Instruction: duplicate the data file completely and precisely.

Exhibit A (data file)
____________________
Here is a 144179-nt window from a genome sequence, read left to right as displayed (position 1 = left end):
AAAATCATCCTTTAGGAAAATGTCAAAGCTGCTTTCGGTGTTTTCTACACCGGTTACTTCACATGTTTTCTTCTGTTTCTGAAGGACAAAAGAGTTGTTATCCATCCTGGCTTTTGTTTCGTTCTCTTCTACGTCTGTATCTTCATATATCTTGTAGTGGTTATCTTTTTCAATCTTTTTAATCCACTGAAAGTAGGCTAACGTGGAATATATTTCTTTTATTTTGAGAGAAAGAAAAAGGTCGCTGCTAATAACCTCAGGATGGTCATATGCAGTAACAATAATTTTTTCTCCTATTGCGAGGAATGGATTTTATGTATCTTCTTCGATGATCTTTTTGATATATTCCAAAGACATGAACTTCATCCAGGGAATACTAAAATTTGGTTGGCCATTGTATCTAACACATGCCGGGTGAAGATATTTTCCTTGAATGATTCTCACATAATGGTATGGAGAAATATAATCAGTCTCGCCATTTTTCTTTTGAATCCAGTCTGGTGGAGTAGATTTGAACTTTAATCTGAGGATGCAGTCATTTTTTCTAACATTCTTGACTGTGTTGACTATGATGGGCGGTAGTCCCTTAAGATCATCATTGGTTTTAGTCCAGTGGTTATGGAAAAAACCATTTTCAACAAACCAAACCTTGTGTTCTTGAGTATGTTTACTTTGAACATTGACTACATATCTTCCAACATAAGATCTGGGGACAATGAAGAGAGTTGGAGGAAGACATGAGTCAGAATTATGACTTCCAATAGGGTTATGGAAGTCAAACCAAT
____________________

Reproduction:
Here is a 144179-nt window from a genome sequence, read left to right as displayed (position 1 = left end):
AAAATCATCCTTTAGGAAAATGTCAAAGCTGCTTTCGGTGTTTTCTACACCGGTTACTTCACATGTTTTCTTCTGTTTCTGAAGGACAAAAGAGTTGTTATCCATCCTGGCTTTTGTTTCGTTCTCTTCTACGTCTGTATCTTCATATATCTTGTAGTGGTTATCTTTTTCAATCTTTTTAATCCACTGAAAGTAGGCTAACGTGGAATATATTTCTTTTATTTTGAGAGAAAGAAAAAGGTCGCTGCTAATAACCTCAGGATGGTCATATGCAGTAACAATAATTTTTTCTCCTATTGCGAGGAATGGATTTTATGTATCTTCTTCGATGATCTTTTTGATATATTCCAAAGACATGAACTTCATCCAGGGAATACTAAAATTTGGTTGGCCATTGTATCTAACACATGCCGGGTGAAGATATTTTCCTTGAATGATTCTCACATAATGGTATGGAGAAATATAATCAGTCTCGCCATTTTTCTTTTGAATCCAGTCTGGTGGAGTAGATTTGAACTTTAATCTGAGGATGCAGTCATTTTTTCTAACATTCTTGACTGTGTTGACTATGATGGGCGGTAGTCCCTTAAGATCATCATTGGTTTTAGTCCAGTGGTTATGGAAAAAACCATTTTCAACAAACCAAACCTTGTGTTCTTGAGTATGTTTACTTTGAACATTGACTACATATCTTCCAACATAAGATCTGGGGACAATGAAGAGAGTTGGAGGAAGACATGAGTCAGAATTATGACTTCCAATAGGGTTATGGAAGTCAAACCAAT